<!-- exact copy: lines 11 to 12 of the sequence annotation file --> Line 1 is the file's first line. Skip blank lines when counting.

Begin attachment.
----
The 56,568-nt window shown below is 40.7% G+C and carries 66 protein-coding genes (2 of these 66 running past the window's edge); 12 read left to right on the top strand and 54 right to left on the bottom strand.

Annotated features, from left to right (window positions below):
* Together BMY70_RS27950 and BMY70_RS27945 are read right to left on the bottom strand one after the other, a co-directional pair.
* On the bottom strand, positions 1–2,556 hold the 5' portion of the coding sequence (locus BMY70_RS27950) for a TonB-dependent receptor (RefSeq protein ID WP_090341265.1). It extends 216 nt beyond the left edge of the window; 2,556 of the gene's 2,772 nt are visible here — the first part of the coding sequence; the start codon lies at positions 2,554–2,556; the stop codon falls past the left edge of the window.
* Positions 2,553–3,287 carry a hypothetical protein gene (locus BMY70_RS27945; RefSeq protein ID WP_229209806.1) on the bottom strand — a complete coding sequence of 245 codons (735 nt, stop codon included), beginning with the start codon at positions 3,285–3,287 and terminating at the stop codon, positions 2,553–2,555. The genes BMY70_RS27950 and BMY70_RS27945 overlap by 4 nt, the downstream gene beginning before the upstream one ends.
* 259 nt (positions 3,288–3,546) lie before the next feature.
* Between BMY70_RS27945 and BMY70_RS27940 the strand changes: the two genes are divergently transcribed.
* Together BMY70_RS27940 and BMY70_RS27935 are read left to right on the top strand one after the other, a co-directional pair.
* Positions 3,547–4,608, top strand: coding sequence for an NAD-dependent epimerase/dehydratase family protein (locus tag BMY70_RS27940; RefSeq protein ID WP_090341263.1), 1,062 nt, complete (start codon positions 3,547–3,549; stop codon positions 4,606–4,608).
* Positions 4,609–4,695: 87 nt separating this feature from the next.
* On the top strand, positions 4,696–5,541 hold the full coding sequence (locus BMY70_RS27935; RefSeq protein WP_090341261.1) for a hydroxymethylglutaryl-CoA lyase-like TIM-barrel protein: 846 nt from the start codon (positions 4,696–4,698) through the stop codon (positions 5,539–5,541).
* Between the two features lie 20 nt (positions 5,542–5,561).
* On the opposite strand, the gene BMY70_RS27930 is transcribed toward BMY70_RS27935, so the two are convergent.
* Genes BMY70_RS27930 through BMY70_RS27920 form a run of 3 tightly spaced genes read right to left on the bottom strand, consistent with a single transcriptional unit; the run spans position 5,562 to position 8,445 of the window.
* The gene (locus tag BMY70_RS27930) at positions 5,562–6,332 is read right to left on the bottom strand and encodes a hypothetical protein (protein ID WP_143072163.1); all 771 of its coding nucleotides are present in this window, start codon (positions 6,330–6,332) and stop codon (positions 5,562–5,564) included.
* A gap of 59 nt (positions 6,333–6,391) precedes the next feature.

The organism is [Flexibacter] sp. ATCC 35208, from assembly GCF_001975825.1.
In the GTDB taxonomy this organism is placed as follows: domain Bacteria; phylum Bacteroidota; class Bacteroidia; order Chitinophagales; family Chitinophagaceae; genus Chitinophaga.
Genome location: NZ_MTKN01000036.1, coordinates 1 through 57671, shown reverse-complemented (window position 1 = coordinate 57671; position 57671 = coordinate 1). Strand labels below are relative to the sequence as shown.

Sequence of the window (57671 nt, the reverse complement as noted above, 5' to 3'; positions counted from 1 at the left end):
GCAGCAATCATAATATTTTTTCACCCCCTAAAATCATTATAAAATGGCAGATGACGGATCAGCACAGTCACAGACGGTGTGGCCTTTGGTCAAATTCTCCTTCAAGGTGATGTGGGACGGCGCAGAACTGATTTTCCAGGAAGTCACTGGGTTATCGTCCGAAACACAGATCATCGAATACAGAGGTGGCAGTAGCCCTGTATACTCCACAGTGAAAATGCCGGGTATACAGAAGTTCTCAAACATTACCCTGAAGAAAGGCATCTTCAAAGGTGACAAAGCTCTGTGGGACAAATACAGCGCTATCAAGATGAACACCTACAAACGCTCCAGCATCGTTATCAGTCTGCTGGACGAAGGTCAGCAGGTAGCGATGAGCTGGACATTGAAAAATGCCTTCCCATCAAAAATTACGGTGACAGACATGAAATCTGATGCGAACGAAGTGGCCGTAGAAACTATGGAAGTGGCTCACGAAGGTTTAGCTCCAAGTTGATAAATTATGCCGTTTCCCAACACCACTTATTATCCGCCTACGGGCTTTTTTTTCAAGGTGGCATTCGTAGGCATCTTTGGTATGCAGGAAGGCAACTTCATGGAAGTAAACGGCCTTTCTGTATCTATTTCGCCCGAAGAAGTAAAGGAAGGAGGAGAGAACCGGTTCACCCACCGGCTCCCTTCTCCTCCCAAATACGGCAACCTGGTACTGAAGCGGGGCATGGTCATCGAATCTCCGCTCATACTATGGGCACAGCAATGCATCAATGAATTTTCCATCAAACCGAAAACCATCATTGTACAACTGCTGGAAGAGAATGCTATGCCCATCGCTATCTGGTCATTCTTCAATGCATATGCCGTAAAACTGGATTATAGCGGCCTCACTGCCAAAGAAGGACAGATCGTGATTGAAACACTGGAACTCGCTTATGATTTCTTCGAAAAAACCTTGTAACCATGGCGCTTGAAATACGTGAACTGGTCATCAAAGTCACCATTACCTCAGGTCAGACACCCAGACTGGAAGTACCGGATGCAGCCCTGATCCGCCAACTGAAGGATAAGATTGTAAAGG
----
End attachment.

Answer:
* On the top strand, positions 4,696–5,541 hold the full coding sequence (locus BMY70_RS27935; RefSeq protein WP_090341261.1) for a hydroxymethylglutaryl-CoA lyase-like TIM-barrel protein: 846 nt from the start codon (positions 4,696–4,698) through the stop codon (positions 5,539–5,541).
* Between the two features lie 20 nt (positions 5,542–5,561).